Fibro Contracting has applauded government on their ‘Open for Business’ mantra as they have seen an increase in business in the past two years.
The company said construction is not only being done at big scale but companies building warehouses, new depots, cluster housings and schools and universities that are expanding their reach has seen business boom for the sector.
Fibro Contracting chief executive Manfree Tanyanyiwa said, “The country is in a developmental phase construction wise, something that we have not yet seen in decades and we have also benefited as a business and as an industry. Sometimes the contracts are big and we pool resources to meet the requirements.
Cement marker PPC said the market in Zimbabwe continued to show robust single-digit growth as a result of both residential construction and government-funded infrastructural projects.
Tanyanyiwa said on Fibro Contracting projects, “As for us as a company we are currently working on sporting facilities for a number of schools also we are engaged in the development of cluster houses and boutique hotel in Borrowdale. In the roads sector we have been given a slice of the pie as we are doing some in Waterfalls and the Seke Industrial area.”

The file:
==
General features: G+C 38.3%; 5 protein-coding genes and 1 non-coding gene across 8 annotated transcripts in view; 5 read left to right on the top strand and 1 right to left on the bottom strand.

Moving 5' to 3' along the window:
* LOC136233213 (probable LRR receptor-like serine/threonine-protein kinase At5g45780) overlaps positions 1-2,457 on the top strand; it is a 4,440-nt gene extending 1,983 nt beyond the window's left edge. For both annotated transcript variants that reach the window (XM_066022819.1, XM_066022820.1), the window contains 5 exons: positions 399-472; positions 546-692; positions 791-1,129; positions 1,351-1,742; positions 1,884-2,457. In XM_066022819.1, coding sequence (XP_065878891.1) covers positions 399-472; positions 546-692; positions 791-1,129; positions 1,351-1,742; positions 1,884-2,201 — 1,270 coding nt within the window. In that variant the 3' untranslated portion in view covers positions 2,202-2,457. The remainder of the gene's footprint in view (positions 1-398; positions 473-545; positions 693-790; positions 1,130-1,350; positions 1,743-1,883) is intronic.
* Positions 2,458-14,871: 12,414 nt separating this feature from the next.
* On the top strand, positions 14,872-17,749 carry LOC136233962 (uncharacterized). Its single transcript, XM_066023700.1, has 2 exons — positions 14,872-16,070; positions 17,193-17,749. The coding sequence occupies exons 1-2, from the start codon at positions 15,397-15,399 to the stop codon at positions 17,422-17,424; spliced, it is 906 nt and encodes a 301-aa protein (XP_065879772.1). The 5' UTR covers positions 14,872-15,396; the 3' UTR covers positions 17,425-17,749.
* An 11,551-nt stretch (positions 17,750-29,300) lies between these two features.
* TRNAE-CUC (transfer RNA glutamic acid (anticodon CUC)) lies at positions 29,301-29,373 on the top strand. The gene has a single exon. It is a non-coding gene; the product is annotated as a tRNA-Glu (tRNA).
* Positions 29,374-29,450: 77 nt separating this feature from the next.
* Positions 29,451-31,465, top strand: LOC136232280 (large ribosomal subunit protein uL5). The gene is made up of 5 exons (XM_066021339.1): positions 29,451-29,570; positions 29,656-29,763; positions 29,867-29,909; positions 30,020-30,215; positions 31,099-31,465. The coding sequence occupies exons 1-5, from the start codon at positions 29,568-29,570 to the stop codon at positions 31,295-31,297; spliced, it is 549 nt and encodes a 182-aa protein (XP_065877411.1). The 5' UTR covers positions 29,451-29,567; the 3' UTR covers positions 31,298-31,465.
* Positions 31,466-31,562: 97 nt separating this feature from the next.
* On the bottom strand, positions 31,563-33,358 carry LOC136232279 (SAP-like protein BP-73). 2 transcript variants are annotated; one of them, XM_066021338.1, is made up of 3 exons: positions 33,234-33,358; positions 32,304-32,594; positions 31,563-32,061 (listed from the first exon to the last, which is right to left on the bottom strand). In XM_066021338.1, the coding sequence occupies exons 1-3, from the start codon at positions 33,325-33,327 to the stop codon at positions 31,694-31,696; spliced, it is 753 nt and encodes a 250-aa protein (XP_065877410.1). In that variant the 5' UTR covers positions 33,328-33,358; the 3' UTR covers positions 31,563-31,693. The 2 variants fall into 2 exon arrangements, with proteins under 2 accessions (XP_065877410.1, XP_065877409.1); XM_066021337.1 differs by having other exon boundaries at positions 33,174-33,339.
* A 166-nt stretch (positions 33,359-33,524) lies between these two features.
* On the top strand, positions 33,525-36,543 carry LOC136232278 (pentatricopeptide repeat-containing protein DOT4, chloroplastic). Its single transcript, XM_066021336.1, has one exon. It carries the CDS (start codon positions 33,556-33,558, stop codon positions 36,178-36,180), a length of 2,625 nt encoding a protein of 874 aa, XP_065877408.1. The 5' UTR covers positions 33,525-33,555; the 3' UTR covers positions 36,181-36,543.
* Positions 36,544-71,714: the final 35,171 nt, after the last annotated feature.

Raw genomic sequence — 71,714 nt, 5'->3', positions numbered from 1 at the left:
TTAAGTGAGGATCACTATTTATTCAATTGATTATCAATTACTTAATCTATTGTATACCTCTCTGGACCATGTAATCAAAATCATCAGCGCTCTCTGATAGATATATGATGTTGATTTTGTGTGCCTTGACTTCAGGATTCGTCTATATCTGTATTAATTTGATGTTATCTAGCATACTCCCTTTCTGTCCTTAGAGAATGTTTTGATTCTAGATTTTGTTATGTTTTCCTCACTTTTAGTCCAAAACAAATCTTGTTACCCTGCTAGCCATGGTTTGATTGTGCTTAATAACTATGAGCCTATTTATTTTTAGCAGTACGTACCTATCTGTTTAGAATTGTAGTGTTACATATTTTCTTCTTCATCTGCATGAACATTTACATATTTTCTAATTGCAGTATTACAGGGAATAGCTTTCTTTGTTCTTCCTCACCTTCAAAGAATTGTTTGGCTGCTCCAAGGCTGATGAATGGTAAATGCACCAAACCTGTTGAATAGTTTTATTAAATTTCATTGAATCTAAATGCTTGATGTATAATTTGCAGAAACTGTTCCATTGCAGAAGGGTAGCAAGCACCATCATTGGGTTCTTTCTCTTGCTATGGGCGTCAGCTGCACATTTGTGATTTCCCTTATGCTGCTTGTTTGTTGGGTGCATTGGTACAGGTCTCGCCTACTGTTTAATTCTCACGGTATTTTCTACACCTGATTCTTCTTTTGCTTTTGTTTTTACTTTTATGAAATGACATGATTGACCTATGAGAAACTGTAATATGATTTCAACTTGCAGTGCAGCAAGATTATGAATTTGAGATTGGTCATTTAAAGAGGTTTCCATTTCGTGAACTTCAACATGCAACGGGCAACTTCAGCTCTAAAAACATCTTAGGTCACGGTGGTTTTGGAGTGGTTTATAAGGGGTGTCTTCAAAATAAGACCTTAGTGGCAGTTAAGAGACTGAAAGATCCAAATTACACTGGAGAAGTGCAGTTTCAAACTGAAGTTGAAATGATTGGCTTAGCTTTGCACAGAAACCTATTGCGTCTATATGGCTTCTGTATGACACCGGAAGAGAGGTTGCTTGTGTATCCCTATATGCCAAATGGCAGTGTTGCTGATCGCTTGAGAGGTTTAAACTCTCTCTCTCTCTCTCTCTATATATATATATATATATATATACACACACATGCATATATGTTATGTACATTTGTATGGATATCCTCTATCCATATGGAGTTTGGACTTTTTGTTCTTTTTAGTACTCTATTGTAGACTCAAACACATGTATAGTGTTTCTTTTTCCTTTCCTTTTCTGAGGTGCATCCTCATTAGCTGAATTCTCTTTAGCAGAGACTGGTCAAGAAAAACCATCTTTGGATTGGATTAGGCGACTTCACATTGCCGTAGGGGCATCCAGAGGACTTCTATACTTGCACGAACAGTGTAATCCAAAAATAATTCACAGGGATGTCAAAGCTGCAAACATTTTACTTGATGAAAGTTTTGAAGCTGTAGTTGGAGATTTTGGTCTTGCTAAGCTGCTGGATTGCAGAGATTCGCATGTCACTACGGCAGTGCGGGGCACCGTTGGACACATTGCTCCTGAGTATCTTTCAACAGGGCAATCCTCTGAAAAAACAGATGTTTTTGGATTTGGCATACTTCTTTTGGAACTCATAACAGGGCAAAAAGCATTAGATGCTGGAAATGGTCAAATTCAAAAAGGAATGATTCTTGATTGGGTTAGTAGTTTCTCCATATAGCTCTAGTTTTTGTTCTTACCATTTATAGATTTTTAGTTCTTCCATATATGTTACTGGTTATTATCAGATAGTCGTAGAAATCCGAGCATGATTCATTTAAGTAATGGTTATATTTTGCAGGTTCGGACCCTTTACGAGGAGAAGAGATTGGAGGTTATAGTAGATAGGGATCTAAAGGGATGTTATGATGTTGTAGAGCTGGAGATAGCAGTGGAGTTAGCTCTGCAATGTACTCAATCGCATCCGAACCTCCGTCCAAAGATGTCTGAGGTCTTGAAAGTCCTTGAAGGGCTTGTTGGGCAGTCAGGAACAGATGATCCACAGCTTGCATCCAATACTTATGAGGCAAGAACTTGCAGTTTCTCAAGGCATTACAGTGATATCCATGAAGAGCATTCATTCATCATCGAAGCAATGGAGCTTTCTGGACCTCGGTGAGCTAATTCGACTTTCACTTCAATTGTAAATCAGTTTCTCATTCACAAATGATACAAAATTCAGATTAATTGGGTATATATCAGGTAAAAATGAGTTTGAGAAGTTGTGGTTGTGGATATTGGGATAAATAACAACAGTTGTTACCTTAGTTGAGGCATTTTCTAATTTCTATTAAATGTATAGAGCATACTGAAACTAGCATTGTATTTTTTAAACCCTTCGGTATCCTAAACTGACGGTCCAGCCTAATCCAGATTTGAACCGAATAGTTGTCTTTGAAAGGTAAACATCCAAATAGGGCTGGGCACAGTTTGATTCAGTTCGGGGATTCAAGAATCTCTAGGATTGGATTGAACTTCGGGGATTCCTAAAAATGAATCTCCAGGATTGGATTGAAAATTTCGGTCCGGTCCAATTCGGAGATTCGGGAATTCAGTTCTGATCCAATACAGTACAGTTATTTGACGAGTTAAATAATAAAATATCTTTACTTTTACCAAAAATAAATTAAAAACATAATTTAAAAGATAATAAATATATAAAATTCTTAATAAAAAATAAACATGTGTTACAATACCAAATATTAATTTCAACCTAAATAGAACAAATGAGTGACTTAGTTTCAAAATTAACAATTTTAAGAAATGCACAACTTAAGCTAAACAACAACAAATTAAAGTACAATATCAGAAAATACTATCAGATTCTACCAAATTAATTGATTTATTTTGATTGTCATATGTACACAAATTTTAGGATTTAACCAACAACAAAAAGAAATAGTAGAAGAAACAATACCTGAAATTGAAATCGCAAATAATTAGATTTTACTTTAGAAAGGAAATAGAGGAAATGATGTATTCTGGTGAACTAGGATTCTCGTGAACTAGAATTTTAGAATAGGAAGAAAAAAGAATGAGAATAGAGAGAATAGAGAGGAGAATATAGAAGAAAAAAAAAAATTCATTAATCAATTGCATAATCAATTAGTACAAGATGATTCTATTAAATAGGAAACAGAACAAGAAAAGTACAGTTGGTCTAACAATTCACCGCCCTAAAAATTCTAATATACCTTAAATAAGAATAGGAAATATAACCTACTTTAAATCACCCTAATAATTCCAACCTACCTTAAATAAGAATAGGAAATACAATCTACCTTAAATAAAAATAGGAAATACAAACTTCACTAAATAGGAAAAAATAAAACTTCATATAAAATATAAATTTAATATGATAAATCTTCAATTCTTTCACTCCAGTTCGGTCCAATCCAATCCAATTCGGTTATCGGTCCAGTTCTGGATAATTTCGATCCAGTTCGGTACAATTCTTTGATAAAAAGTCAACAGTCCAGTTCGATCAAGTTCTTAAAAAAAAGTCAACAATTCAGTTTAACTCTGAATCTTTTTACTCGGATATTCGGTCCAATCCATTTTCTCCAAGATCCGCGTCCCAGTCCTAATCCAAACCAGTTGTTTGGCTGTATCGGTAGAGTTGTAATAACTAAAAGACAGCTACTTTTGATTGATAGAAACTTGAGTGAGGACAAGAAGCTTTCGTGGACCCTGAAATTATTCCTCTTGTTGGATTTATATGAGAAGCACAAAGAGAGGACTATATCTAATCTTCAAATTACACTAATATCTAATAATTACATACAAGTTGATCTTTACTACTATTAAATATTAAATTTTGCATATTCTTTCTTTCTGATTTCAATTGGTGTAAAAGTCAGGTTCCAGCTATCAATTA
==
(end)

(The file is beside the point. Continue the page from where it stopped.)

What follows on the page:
While attention has been drawn to other areas, the boom in the real estate sector has not been given due recognition.
The government has been a key player complemented by the private sector and individuals leading to a construction boom reflective in the entire construction value chain with unlimited economic offshoots to other sectors of the economy.
Tanyanyiwa added that, “We give credit to government for creating a conducive investment environment laden with boundless opportunities within the capital intensive construction industry and we will see to it that it uplifts living standards in line with Vision 2030.”
This comes as many analysts in 2019 said the construction industry was in a precarious position, with operators living on the margins as they tried to deal with massive production decline, fast shrinking domestic demand and skyrocketing input prices.